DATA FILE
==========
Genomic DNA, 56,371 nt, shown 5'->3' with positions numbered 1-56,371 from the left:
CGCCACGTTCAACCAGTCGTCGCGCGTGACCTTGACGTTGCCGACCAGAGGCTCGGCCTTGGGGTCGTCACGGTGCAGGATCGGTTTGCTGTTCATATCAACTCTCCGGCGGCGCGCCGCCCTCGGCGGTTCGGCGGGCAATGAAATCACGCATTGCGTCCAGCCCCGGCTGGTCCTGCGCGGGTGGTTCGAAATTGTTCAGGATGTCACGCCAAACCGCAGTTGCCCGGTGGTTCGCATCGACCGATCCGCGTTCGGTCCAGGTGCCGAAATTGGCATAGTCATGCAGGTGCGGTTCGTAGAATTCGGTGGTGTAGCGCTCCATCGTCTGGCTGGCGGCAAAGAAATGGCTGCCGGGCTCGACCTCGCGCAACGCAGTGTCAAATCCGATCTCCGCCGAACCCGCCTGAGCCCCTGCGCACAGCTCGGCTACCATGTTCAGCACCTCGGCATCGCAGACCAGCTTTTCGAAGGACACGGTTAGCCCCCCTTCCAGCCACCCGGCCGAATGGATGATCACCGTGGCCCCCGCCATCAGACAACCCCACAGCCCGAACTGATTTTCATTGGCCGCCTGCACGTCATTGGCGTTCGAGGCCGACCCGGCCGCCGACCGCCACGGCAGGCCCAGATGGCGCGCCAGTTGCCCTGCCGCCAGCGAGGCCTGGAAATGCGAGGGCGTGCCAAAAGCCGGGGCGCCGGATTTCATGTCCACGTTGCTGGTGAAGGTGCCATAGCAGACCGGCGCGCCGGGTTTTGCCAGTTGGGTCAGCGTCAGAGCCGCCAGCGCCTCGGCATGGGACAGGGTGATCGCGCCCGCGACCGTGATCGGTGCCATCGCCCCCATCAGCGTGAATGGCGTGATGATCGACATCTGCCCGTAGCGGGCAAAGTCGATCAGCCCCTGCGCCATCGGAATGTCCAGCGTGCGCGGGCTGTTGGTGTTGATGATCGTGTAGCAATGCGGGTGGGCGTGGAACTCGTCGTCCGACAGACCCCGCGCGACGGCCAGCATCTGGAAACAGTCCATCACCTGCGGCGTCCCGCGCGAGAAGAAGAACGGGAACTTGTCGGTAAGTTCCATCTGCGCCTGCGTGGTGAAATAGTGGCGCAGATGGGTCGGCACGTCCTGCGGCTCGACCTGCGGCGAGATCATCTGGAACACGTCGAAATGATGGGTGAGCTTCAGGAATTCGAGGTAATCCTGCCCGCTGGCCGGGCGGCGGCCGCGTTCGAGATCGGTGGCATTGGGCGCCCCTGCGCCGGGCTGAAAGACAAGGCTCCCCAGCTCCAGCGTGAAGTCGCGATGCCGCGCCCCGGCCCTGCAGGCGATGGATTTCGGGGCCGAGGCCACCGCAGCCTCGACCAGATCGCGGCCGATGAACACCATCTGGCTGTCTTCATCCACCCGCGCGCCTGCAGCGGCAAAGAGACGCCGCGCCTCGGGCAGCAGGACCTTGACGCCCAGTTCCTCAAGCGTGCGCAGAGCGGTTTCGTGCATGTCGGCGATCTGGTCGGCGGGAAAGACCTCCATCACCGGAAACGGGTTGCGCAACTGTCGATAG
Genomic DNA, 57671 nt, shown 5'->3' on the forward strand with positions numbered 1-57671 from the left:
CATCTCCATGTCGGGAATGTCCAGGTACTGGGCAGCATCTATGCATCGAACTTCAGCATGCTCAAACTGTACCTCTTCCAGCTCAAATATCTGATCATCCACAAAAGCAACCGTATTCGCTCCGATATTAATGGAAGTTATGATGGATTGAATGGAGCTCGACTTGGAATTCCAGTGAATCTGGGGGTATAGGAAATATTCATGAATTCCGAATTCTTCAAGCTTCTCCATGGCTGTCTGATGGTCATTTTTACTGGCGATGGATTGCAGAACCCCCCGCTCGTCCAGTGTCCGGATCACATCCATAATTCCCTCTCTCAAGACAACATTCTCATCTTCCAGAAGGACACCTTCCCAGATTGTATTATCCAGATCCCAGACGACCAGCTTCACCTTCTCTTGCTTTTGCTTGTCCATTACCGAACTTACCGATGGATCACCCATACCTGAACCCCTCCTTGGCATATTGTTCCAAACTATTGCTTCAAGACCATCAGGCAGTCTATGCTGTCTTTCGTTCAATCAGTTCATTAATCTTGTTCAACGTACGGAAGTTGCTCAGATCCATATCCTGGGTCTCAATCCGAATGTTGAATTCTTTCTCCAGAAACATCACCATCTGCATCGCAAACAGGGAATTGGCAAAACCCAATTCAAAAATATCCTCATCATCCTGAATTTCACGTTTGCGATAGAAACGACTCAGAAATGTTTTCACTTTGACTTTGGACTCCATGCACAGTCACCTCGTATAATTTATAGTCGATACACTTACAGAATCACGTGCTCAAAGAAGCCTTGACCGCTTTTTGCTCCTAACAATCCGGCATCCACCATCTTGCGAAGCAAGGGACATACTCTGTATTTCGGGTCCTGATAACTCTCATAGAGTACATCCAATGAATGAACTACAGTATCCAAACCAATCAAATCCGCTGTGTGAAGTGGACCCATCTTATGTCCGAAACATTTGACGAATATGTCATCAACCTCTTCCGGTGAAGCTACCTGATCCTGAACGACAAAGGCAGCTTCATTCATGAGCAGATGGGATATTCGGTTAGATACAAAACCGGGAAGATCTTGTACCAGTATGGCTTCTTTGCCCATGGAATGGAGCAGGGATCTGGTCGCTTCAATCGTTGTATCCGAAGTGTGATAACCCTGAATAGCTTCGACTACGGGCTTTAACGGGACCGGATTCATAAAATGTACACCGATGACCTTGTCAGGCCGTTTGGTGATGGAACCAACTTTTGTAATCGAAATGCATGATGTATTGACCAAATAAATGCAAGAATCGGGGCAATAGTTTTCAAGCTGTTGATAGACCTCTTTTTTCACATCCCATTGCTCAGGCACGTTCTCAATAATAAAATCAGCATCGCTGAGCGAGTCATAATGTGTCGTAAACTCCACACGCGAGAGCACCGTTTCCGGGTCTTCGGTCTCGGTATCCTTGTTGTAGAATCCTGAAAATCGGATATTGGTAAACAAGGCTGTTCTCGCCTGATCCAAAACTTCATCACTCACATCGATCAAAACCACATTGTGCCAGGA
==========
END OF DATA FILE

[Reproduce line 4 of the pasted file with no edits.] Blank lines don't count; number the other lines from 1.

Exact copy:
CATCTCCATGTCGGGAATGTCCAGGTACTGGGCAGCATCTATGCATCGAACTTCAGCATGCTCAAACTGTACCTCTTCCAGCTCAAATATCTGATCATCCACAAAAGCAACCGTATTCGCTCCGATATTAATGGAAGTTATGATGGATTGAATGGAGCTCGACTTGGAATTCCAGTGAATCTGGGGGTATAGGAAATATTCATGAATTCCGAATTCTTCAAGCTTCTCCATGGCTGTCTGATGGTCATTTTTACTGGCGATGGATTGCAGAACCCCCCGCTCGTCCAGTGTCCGGATCACATCCATAATTCCCTCTCTCAAGACAACATTCTCATCTTCCAGAAGGACACCTTCCCAGATTGTATTATCCAGATCCCAGACGACCAGCTTCACCTTCTCTTGCTTTTGCTTGTCCATTACCGAACTTACCGATGGATCACCCATACCTGAACCCCTCCTTGGCATATTGTTCCAAACTATTGCTTCAAGACCATCAGGCAGTCTATGCTGTCTTTCGTTCAATCAGTTCATTAATCTTGTTCAACGTACGGAAGTTGCTCAGATCCATATCCTGGGTCTCAATCCGAATGTTGAATTCTTTCTCCAGAAACATCACCATCTGCATCGCAAACAGGGAATTGGCAAAACCCAATTCAAAAATATCCTCATCATCCTGAATTTCACGTTTGCGATAGAAACGACTCAGAAATGTTTTCACTTTGACTTTGGACTCCATGCACAGTCACCTCGTATAATTTATAGTCGATACACTTACAGAATCACGTGCTCAAAGAAGCCTTGACCGCTTTTTGCTCCTAACAATCCGGCATCCACCATCTTGCGAAGCAAGGGACATACTCTGTATTTCGGGTCCTGATAACTCTCATAGAGTACATCCAATGAATGAACTACAGTATCCAAACCAATCAAATCCGCTGTGTGAAGTGGACCCATCTTATGTCCGAAACATTTGACGAATATGTCATCAACCTCTTCCGGTGAAGCTACCTGATCCTGAACGACAAAGGCAGCTTCATTCATGAGCAGATGGGATATTCGGTTAGATACAAAACCGGGAAGATCTTGTACCAGTATGGCTTCTTTGCCCATGGAATGGAGCAGGGATCTGGTCGCTTCAATCGTTGTATCCGAAGTGTGATAACCCTGAATAGCTTCGACTACGGGCTTTAACGGGACCGGATTCATAAAATGTACACCGATGACCTTGTCAGGCCGTTTGGTGATGGAACCAACTTTTGTAATCGAAATGCATGATGTATTGACCAAATAAATGCAAGAATCGGGGCAATAGTTTTCAAGCTGTTGATAGACCTCTTTTTTCACATCCCATTGCTCAGGCACGTTCTCAATAATAAAATCAGCATCGCTGAGCGAGTCATAATGTGTCGTAAACTCCACACGCGAGAGCACCGTTTCCGGGTCTTCGGTCTCGGTATCCTTGTTGTAGAATCCTGAAAATCGGATATTGGTAAACAAGGCTGTTCTCGCCTGATCCAAAACTTCATCACTCACATCGATCAAAACCACATTGTGCCAGGA